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The title question seems a bit too vague but actually I have in my mind a very precise problem.

Let's say I present to a neural network an image: an object in a canvas. I vary the image only across 2 dimensions: size and position of the object in the canvas (let's say I use only one object).

I want to check whether there are some neurons selectively "coding" for size/position. E.g. neuron x is not active for size=10px, quite active for size=50px and very active for size=100px. However, changing object's position does not affect neuron x. Instead, it affects neuron y.

I understand that not all neurons are going to be this selective. Most likely, they are going to have a distributed representation and coding a bit of both. I would like to have a measure of that. Let's say a measure of "selective" coding.

Assume that I can get many samples across both dimensions. I am talking about a pre-trained convolutional network with Swish activation function (this can be changed) and with N fully connected layers at the end, but I want to perform the analysis only on the units of the fully connected layers.

Any idea?

Thanks.

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  • $\begingroup$ Could you be more specific with the kind of neural network you are thinking of using? Whether a single unit will activate or not will highly depend on the activation function, among other things. As an alternative, you could set up a small experiment with a 2 layer network, with each layer consisting of only 2 units and then test your hypothesis. $\endgroup$
    – mhdadk
    Oct 5 '21 at 10:46
  • $\begingroup$ I have updated the question with more info $\endgroup$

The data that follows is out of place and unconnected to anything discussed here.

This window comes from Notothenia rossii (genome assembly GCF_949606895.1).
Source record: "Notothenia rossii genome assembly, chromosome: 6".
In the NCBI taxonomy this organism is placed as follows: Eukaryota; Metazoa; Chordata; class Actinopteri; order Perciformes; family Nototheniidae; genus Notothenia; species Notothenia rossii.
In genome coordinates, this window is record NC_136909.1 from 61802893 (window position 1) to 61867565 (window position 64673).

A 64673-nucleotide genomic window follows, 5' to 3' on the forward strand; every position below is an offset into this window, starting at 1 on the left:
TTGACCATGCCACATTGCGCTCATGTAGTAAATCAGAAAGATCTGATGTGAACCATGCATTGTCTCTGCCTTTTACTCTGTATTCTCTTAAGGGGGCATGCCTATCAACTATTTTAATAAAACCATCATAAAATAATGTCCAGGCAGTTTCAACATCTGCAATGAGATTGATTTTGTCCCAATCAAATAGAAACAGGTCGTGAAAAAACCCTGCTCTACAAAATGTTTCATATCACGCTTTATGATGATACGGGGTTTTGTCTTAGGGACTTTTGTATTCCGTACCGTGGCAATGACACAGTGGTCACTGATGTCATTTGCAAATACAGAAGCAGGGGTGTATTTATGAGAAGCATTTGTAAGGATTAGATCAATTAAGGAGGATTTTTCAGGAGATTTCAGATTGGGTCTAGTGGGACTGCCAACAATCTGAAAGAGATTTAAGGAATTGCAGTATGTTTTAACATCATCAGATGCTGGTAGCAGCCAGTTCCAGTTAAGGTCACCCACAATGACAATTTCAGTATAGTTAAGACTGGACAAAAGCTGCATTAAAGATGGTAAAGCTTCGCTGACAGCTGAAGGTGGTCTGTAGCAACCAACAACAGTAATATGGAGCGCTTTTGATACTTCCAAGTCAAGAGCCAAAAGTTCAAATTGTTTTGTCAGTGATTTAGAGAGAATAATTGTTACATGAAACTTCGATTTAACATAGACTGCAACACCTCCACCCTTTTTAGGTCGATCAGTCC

– Vaaal
    Oct 5 '21 at 11:22
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You could compute the mutual information between your controlled random variables, such as size and position, and the activation of the units:

$$ I(X;Y) = KL(P_{XY}||P_XP_Y) \approx \sum_{x\in X'}\sum_{y\in Y'}p(x,y) \log\frac{p(x,y)}{p(x)p(y)} $$

where $X'$ and $Y'$ denote some discretization of your choice for the generally continuous variables $X$ and $Y$. The higher the mutual information will be, the more information about the controlled variable does the unit capture.

I purposefully used the $\approx$ sign because the precision of this estimate will depend on the discretization (histogram) you use. Coarser discretization will yield less precise estimate, whereas finer discretization will need quadratically more samples.

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  • $\begingroup$ Hi Jan, isn't this a measure of the independence of the response? Let's say that the mutual information is actually 0, so that p(x,y) = p(x)p(y), how can I say about whether the unit is coding for X or Y? $\endgroup$
    – Vaaal
    Oct 5 '21 at 14:12
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    $\begingroup$ Sorry, I was not very clear. X would be a variable such as position and Y would be the unit response. Then Y encodes X if the mutual information is large. Conversely, if MI is zero, Y is independent of X and thus does not encode anything about it. $\endgroup$ Oct 5 '21 at 14:15
  • $\begingroup$ Oh I see! Makes sense! Thanks! $\endgroup$
    – Vaaal
    Oct 5 '21 at 14:18

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